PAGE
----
5.) Unique tells: That about sums it up for universal tells: keep an eye out for unnatural, excited, nervous, overconfident, or unnaturally easy-going behavior, especially if the lie is about something crucial, or if the liar has something to gain or lose based on whether or not you buy the lie. But if this isn't enough for you, or if you continually deal with one ore more people over and over again who you suspect may be lying to you, then you may want to take the time to find our their unique tells, which can only be done by repeated observation of the same person. A unique tell in poker could be anything: whistling, covering the mouth while betting, twitching, joking or laughing - and in each case, the tell could mean either bluffing a bad hand or hiding a good one. The only way to tell is by watching the person closely, to figure out what they do when they have a good hand or a bad hand.
6.) Closely observe the suspected liar or liars: In poker, the only way you can learn a person's tell is by knowing the result - you have to catch them either in their bluff or in their hiding a good hand, and then connect this event back to whatever telling thing they did beforehand. This is a painstaking process of careful observation, but in the world of poker, it pays off, and there's no reason why this can't be the case outside the poker table as well. Watch the potential liar; watch and remember everything they did, no matter how seemingly insignificant. Later, in cases where you have found out that you were lied to, go back to your memory and see what they did when they were telling the lie. Through repeated exercises, you should be able to figure out the liar's tell: if they have one.
7.) Universal signs of lying outside the poker world: In case you aren't comfortable coldly staring down and observing people in your life like some sort of heartless poker monster, there are also a number of universal "tells" used by police officers, forensic psychologists, or security professionals. Not surprisingly, there are some physical signs that are very similar to those you might see at a poker table, such as stiff movements (where the liar's body kind of retreats into itself in an attempt to take up less space), avoiding making eye contact, touching the face, mouth, or throat, or scratching the nose or behind the ear.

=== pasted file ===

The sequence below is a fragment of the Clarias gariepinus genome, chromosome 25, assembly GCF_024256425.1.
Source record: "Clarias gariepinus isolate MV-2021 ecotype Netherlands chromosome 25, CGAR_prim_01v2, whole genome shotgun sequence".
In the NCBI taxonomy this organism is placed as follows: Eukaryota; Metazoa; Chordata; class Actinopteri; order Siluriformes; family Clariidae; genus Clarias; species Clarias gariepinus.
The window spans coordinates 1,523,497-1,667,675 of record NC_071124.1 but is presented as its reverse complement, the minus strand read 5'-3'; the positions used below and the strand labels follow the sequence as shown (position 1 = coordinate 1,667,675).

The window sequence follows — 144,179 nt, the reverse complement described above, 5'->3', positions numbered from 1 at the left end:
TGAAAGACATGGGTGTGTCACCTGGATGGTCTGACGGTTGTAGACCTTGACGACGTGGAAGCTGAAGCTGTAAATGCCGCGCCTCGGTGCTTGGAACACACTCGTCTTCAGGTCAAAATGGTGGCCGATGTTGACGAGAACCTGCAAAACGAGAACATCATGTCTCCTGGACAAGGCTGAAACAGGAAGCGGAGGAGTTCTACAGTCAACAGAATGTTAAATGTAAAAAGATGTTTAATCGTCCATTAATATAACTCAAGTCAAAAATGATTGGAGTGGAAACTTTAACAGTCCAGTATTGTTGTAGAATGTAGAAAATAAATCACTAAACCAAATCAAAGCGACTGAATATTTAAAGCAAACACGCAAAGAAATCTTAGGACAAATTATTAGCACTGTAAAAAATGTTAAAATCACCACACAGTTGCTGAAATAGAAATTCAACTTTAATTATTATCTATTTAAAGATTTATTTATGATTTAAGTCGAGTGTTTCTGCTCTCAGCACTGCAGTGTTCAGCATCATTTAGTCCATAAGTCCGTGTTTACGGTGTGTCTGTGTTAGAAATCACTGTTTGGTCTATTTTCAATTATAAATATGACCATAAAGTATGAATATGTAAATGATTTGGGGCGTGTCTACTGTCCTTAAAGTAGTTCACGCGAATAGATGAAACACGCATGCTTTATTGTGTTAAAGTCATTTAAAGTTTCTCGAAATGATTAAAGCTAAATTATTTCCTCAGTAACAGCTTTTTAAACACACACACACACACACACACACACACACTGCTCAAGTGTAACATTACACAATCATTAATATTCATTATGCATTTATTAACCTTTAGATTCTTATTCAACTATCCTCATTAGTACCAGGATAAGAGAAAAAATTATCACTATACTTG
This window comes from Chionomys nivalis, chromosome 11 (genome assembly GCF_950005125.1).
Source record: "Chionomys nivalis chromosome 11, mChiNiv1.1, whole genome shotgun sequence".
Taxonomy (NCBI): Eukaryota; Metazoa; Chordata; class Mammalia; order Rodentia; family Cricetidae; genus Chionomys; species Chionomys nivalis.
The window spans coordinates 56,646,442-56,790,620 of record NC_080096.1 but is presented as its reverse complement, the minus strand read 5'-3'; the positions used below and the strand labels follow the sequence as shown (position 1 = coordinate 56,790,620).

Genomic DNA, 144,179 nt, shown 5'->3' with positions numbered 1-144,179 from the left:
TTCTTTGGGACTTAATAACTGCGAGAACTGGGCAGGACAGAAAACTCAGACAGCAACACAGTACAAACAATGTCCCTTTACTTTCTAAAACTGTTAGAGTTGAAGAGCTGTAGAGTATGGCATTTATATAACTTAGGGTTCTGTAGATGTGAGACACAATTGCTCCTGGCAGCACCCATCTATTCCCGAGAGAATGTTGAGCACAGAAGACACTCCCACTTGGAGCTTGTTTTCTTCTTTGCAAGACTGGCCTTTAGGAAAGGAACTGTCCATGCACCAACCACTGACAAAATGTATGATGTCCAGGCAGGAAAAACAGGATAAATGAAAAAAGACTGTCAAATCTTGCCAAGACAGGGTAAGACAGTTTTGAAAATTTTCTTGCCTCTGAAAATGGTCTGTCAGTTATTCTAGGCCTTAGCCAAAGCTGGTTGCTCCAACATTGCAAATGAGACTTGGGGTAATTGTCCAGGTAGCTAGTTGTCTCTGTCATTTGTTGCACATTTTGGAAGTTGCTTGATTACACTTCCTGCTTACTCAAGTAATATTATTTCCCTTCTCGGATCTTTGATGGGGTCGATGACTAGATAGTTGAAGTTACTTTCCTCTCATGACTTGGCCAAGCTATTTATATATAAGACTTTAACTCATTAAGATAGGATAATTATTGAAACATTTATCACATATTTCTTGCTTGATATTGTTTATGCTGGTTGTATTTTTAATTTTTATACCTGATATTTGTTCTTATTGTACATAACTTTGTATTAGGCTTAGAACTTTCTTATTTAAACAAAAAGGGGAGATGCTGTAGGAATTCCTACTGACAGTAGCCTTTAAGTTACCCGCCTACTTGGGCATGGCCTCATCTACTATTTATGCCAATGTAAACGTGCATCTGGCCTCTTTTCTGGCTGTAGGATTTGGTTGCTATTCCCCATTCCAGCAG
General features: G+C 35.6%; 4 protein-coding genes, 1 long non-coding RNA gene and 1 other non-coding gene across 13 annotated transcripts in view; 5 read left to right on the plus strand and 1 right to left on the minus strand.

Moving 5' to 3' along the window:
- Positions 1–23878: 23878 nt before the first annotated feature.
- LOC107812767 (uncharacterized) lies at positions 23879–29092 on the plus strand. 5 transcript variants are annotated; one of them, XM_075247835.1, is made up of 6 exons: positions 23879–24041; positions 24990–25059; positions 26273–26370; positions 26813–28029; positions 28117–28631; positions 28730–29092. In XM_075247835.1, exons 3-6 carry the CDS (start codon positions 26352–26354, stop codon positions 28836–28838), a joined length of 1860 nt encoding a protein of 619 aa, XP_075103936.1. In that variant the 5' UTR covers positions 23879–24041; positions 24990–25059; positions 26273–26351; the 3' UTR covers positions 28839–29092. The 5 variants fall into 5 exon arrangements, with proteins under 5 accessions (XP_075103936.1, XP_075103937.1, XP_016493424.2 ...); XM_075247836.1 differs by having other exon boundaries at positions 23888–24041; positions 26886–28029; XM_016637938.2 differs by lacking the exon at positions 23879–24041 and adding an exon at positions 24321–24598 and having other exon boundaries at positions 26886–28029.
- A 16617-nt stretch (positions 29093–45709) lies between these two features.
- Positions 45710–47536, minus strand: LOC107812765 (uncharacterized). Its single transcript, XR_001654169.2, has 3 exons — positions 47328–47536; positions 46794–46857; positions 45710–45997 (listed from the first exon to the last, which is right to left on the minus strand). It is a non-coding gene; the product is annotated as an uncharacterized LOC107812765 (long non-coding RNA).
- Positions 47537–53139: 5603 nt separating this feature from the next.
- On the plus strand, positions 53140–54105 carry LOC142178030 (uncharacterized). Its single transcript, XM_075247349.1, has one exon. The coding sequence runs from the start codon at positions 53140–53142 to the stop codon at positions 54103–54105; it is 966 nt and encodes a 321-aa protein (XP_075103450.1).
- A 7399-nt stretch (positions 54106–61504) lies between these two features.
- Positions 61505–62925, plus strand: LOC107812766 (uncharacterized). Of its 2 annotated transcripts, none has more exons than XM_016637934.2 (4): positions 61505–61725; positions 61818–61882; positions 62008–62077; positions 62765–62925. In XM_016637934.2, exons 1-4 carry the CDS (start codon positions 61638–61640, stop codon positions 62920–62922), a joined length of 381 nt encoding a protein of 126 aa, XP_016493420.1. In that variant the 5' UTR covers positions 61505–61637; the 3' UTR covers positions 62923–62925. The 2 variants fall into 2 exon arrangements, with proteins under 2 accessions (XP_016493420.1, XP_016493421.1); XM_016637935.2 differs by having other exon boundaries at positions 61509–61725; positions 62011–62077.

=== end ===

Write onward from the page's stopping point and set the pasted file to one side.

8.) Delayed reactions: While there is no reason this can't be a tell in poker as well, police and the other professionals mentioned above are attentive to the reaction times of people being questioned. If there is a delayed, or otherwise unusual reaction to a question, or if the timing between actions and statements is off, or any other form of unusual or unnatural communication, there is a good chance that the person is lying.
9.) Attempting to hide from you: A person telling a lie will also sometimes make an effort to put some obstacle between themselves and you or to turn away and not face you directly, as if they could physically hide their lie. Another thing to look out for is if a person gets defensive or offensive: a lying person tends to go on the defensive when accused, whereas someone telling the truth will take the offensive route.
10.) Verbal signs of a lie: A number of different ways of speaking can also help you to identify a lie, such as: avoiding direct statements, or simply implying the lie rather than stating it directly; mumbling or confused statements; talking too much, adding unnecessary detail, being uncomfortable with silence; leaving out a contraction where there would be one in ordinary conversation ("it was not me" instead of "it wasn't me").
The above mentioned tricks are, of course, meant specifically for poker or for police (or other related) interrogations, so following each and every point exactly may not be appropriate for an everyday situation involving catching a liar. Still, by experimenting with a tip here, a tip there, you may be able to figure out ways that work for you, so that you can catch a liar in the act: whether it be an occasional, random liar or a repeat offender.
Cynthia is a U.S. writer who has been writing online for more than a year. She enjoys writing and sharing the latest hair fashions including caring for hair, and giving hair style tutorials; tips for having great skin and a healthy body just to name a few things. Offering a little advice for getting through tough days is another subject she enjoys adding her 2 cents on. She has lots of hands-on experience with hair care, lifestyle tips and hair styles.